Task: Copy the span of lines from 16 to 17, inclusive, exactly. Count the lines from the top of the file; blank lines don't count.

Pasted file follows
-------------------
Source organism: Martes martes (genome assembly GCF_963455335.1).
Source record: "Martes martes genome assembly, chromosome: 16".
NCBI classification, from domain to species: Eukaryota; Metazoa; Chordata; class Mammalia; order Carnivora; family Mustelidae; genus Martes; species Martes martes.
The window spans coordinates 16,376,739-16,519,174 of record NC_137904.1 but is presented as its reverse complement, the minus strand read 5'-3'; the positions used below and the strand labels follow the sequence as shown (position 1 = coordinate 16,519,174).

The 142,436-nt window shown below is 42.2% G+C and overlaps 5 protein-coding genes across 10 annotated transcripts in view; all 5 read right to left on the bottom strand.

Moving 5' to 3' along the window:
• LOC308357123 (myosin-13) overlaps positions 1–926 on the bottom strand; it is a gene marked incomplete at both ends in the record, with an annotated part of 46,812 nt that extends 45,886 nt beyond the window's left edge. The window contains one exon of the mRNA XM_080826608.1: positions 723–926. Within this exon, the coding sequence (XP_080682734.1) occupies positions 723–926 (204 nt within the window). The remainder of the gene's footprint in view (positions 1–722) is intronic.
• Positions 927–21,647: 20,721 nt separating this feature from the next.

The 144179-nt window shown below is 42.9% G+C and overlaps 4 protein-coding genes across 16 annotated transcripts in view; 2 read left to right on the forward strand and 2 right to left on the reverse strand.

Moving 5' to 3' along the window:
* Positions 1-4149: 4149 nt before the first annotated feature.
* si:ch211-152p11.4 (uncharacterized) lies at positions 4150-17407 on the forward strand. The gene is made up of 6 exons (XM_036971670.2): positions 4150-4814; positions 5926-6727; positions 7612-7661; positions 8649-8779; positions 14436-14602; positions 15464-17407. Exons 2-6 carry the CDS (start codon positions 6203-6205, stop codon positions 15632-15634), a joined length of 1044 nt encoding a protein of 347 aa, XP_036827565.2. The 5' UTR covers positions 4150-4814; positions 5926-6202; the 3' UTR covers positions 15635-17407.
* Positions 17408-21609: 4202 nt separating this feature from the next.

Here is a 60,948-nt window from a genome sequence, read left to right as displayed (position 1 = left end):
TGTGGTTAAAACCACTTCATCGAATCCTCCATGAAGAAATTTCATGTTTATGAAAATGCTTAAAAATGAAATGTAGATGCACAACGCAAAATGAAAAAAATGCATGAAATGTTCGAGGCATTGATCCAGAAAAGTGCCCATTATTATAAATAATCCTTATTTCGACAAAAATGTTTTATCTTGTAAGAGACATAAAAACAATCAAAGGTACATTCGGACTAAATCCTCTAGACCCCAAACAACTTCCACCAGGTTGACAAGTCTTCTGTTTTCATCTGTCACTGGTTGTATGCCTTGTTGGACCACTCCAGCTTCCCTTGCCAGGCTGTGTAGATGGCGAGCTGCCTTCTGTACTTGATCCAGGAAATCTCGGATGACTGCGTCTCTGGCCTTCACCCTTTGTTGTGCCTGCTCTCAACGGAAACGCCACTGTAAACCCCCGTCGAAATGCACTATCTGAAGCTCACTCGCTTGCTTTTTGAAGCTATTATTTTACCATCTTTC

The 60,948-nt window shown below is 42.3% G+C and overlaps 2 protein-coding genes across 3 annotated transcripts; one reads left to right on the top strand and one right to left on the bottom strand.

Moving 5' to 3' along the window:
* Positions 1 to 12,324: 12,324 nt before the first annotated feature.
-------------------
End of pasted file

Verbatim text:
The 60,948-nt window shown below is 42.3% G+C and overlaps 2 protein-coding genes across 3 annotated transcripts; one reads left to right on the top strand and one right to left on the bottom strand.

Moving 5' to 3' along the window: